Water is essential to life. Without it, humans can survive for only days. So NASA spaceflights are reliant on water for successful space travel, but supplying enough water to sustain life in the very cramped quarters of a spacecraft or space station is not an easy order to fill.
Now, armed with a $750,000 grant from the NASA Artemis project, Jiseon Yang, a researcher at the Biodesign Center for Fundamental and Applied Microbiomics at Arizona State University’s Biodesign Institute, will study how microbes evolve and interact with water sources in space.
“I have always been a curious person," Yang said. "I like thinking, putting puzzle pieces together. I think it was my destiny to become a scientist, and this is very exciting — working with NASA.”
On a daily basis, the average adult burns through 93 gallons of water: flushing toilets, taking showers, drinking and washing. Considering that 93 gallons of H2O weighs approximately 772 pounds, storing enough water on the International Space Station (ISS) is a challenge. In fact, it is impossible to deliver that much water 250 miles above Earth’s atmosphere for up to 13 astronauts each day. As a closed environment, the ISS team does not have the opportunity to replenish their supply at will, so reuse is required.
NASA has been studying aspects of water in space since its inception: how to filter it, how to sanitize it and how to sustain it for reuse. They are able to recapture 93% of the water they use. They reuse any and all water sources possible, including grey water from washing and showering. They even process and purify their own urine and sweat. In 2008, they installed a state-of-the-art processing system that is second to none. The water coming from this tap is drinkable by even the most discerning of palates.
One aspect that NASA scientists keep in mind is that water is attractive to all forms of life. Not only does NASA need to purify the water, but they also need to monitor the distribution system pipeline that the water travels through after purification. Just like our tap water on Earth, a variety of microbes are found in ISS potable water, and the contamination source is thought to be from the post-purification distribution pipeline. Tiny microbial stowaways can easily contaminate water, potentially leading to the formation of dangerous biofilms. Biofilms are one of the most daunting challenges for space equipment and can cause infection, clogged lines or equipment malfunctions. Any one of those events could be life-threatening in space. Therefore, NASA plans, studies and prepares for any and all possible outcomes, making sure they know everything there is to know about how to ensure clean, healthy and pure water sources for space inhabitants.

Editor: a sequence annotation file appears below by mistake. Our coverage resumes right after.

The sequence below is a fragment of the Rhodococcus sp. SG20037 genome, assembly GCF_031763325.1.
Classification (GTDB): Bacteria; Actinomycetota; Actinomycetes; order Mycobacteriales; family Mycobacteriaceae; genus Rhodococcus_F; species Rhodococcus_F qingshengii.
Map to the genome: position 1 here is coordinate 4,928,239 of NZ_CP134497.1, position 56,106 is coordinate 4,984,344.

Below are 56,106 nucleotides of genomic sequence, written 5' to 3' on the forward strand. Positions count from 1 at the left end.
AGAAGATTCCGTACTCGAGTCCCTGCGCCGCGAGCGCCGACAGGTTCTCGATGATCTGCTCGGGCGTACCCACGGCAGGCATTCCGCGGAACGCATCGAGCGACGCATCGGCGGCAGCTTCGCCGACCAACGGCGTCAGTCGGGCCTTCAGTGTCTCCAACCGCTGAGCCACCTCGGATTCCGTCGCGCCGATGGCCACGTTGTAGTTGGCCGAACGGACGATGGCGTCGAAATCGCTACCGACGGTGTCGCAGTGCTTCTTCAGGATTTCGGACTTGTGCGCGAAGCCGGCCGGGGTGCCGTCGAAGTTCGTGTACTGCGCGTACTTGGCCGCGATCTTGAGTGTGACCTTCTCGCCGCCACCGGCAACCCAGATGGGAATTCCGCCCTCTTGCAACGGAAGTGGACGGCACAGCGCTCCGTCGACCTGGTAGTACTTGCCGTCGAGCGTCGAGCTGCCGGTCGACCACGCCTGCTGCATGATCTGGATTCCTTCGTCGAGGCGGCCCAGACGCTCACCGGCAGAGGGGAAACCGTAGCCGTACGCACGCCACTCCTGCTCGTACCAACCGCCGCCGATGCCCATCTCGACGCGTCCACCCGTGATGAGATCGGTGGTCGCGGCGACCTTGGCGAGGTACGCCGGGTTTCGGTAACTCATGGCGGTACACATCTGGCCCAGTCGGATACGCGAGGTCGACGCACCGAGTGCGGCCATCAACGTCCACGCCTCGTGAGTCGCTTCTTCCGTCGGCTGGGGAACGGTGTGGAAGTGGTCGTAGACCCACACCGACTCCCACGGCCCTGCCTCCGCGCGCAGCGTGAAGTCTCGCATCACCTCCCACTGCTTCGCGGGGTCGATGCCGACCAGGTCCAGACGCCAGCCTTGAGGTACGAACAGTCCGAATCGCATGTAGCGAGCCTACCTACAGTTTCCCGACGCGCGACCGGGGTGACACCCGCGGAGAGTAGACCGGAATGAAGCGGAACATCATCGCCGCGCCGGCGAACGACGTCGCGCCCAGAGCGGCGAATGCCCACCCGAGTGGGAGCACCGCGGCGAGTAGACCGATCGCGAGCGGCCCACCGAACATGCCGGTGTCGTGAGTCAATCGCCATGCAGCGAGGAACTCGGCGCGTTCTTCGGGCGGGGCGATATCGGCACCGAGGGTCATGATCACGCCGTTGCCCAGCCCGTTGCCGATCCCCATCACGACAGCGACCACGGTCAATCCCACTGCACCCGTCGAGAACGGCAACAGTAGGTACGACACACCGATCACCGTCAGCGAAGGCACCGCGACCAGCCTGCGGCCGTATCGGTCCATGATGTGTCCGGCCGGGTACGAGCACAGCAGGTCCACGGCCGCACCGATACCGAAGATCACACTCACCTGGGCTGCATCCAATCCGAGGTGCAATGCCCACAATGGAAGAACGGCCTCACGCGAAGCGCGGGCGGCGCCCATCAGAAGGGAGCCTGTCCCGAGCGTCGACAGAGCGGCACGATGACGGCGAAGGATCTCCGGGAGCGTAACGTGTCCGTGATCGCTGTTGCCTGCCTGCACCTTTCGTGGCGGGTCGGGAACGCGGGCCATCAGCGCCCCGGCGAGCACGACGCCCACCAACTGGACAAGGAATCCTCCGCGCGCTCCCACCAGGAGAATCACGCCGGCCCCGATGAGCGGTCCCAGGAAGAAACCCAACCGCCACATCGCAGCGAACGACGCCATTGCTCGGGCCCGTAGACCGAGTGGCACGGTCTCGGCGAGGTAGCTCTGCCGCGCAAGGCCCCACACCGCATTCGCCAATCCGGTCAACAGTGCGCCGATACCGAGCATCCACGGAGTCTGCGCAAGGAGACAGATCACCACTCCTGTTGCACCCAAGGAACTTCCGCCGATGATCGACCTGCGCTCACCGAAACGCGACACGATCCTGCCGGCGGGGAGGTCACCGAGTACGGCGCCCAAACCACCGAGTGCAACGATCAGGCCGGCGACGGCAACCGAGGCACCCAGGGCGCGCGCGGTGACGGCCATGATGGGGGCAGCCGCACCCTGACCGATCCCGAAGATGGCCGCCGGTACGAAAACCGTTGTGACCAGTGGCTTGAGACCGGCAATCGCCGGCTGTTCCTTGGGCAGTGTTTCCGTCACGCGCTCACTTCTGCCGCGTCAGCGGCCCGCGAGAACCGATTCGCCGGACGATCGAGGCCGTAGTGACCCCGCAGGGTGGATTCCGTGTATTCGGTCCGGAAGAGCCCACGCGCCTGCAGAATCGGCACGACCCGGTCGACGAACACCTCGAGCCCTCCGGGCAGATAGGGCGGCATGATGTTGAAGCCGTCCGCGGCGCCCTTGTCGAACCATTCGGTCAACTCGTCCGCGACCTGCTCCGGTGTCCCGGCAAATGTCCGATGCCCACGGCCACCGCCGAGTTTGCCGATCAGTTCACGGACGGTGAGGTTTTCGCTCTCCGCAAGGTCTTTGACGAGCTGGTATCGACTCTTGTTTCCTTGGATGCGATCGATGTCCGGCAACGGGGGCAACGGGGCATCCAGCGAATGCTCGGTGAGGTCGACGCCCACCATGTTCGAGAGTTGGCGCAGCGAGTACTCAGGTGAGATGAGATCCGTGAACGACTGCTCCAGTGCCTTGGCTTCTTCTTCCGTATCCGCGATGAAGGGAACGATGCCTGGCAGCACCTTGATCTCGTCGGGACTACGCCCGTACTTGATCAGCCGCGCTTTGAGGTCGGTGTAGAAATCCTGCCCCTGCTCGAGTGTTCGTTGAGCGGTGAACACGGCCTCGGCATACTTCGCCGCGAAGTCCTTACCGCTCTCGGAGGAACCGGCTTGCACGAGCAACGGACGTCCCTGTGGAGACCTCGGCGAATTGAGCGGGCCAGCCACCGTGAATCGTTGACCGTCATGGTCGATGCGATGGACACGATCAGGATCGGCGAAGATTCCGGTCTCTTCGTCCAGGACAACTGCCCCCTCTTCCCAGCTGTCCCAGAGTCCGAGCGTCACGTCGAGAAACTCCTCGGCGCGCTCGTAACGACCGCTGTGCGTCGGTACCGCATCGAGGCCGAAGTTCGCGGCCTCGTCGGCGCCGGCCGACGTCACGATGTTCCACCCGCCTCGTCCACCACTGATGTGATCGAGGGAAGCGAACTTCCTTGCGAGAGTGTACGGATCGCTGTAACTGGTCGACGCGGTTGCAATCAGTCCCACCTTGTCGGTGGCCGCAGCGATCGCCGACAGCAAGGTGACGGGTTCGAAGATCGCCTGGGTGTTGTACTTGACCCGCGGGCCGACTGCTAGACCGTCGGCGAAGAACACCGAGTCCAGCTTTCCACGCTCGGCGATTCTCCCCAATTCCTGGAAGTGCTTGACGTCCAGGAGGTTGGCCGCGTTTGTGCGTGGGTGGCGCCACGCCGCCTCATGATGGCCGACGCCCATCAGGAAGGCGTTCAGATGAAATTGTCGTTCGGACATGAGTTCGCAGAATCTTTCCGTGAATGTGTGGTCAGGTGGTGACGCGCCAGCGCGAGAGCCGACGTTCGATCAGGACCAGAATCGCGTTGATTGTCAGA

Moon dreams require research
And now, NASA is taking on a new challenge. They are embarking on journeys that are so lengthy that it will require the moon to act as a launching and refueling site. NASA calls this new initiative the Artemis program, and with it, they are faced with a whole new laundry list of things to be ready for. In response, they are funding a $9 million grant between 2020 and 2023 for 15 key research projects to help NASA prepare for what is to come. In a study called “Microbial social behavior and heritable genetic or epigenetic changes affected by the spaceflight environment: Understanding the evolution of microbial interactions during spaceflight,” Yang’s goal is to understand the degree to which microbes in water in space could become infections.
“As researchers, we make predictions about what we anticipate will happen," she said. "Sometimes, our expectations and results are completely at odds with each other, and then we modify how we approach the study. It is so important to be open-minded. Especially on a project like this where we are working in a whole new area of science with the Artemis project.”